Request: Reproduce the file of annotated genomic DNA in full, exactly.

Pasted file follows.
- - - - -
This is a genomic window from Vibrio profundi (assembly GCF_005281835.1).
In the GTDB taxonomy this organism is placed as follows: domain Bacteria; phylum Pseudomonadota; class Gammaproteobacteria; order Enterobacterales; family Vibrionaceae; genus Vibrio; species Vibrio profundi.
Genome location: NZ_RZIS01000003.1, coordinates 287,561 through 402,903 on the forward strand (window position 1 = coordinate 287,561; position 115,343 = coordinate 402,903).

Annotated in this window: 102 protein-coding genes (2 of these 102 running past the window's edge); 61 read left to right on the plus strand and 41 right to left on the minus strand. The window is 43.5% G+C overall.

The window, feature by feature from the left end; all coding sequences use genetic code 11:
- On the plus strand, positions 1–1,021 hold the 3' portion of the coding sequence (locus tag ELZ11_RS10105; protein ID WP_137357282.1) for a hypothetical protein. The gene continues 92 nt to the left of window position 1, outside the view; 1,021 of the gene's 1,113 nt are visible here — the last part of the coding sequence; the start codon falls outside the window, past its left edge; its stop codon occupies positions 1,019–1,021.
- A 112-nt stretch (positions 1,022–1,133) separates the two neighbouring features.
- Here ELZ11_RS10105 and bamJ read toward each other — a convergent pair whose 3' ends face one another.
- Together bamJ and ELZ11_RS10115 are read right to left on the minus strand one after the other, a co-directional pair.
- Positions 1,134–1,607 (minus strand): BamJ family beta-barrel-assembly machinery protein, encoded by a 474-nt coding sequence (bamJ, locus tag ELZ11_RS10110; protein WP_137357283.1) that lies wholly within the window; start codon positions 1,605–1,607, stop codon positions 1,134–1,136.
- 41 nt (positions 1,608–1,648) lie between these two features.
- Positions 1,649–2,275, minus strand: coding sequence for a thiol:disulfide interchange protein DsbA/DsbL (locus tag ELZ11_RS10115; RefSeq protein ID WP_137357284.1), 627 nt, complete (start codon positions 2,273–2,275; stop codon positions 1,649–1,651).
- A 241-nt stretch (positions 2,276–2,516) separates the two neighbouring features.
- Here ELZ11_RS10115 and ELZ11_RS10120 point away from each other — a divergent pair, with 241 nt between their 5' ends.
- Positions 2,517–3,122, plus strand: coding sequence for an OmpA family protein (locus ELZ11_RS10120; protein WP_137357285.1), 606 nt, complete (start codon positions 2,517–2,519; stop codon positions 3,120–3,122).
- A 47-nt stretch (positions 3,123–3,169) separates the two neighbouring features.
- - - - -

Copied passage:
This is a genomic window from Vibrio profundi (assembly GCF_005281835.1).
In the GTDB taxonomy this organism is placed as follows: domain Bacteria; phylum Pseudomonadota; class Gammaproteobacteria; order Enterobacterales; family Vibrionaceae; genus Vibrio; species Vibrio profundi.
Genome location: NZ_RZIS01000003.1, coordinates 287,561 through 402,903 on the forward strand (window position 1 = coordinate 287,561; position 115,343 = coordinate 402,903).

Annotated in this window: 102 protein-coding genes (2 of these 102 running past the window's edge); 61 read left to right on the plus strand and 41 right to left on the minus strand. The window is 43.5% G+C overall.

The window, feature by feature from the left end; all coding sequences use genetic code 11:
- On the plus strand, positions 1–1,021 hold the 3' portion of the coding sequence (locus tag ELZ11_RS10105; protein ID WP_137357282.1) for a hypothetical protein. The gene continues 92 nt to the left of window position 1, outside the view; 1,021 of the gene's 1,113 nt are visible here — the last part of the coding sequence; the start codon falls outside the window, past its left edge; its stop codon occupies positions 1,019–1,021.
- A 112-nt stretch (positions 1,022–1,133) separates the two neighbouring features.
- Here ELZ11_RS10105 and bamJ read toward each other — a convergent pair whose 3' ends face one another.
- Together bamJ and ELZ11_RS10115 are read right to left on the minus strand one after the other, a co-directional pair.
- Positions 1,134–1,607 (minus strand): BamJ family beta-barrel-assembly machinery protein, encoded by a 474-nt coding sequence (bamJ, locus tag ELZ11_RS10110; protein WP_137357283.1) that lies wholly within the window; start codon positions 1,605–1,607, stop codon positions 1,134–1,136.
- 41 nt (positions 1,608–1,648) lie between these two features.
- Positions 1,649–2,275, minus strand: coding sequence for a thiol:disulfide interchange protein DsbA/DsbL (locus tag ELZ11_RS10115; RefSeq protein ID WP_137357284.1), 627 nt, complete (start codon positions 2,273–2,275; stop codon positions 1,649–1,651).
- A 241-nt stretch (positions 2,276–2,516) separates the two neighbouring features.
- Here ELZ11_RS10115 and ELZ11_RS10120 point away from each other — a divergent pair, with 241 nt between their 5' ends.
- Positions 2,517–3,122, plus strand: coding sequence for an OmpA family protein (locus ELZ11_RS10120; protein WP_137357285.1), 606 nt, complete (start codon positions 2,517–2,519; stop codon positions 3,120–3,122).
- A 47-nt stretch (positions 3,123–3,169) separates the two neighbouring features.